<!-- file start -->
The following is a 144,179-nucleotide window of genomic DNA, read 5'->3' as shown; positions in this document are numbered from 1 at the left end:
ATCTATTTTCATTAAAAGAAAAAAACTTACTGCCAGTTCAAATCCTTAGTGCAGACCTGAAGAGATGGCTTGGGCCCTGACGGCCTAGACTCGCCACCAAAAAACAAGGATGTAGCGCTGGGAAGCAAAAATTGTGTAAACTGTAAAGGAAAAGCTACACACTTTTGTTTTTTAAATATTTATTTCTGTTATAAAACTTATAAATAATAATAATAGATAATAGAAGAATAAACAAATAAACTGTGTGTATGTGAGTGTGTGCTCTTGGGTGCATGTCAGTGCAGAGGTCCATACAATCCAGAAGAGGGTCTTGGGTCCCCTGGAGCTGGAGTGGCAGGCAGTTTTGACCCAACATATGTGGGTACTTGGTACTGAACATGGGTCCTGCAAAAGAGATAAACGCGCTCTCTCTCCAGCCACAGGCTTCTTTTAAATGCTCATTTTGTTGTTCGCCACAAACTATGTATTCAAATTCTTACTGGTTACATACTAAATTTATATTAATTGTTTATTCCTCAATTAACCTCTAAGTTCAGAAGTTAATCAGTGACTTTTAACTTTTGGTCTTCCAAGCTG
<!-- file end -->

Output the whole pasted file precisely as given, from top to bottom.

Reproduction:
The following is a 144,179-nucleotide window of genomic DNA, read 5'->3' as shown; positions in this document are numbered from 1 at the left end:
ATCTATTTTCATTAAAAGAAAAAAACTTACTGCCAGTTCAAATCCTTAGTGCAGACCTGAAGAGATGGCTTGGGCCCTGACGGCCTAGACTCGCCACCAAAAAACAAGGATGTAGCGCTGGGAAGCAAAAATTGTGTAAACTGTAAAGGAAAAGCTACACACTTTTGTTTTTTAAATATTTATTTCTGTTATAAAACTTATAAATAATAATAATAGATAATAGAAGAATAAACAAATAAACTGTGTGTATGTGAGTGTGTGCTCTTGGGTGCATGTCAGTGCAGAGGTCCATACAATCCAGAAGAGGGTCTTGGGTCCCCTGGAGCTGGAGTGGCAGGCAGTTTTGACCCAACATATGTGGGTACTTGGTACTGAACATGGGTCCTGCAAAAGAGATAAACGCGCTCTCTCTCCAGCCACAGGCTTCTTTTAAATGCTCATTTTGTTGTTCGCCACAAACTATGTATTCAAATTCTTACTGGTTACATACTAAATTTATATTAATTGTTTATTCCTCAATTAACCTCTAAGTTCAGAAGTTAATCAGTGACTTTTAACTTTTGGTCTTCCAAGCTG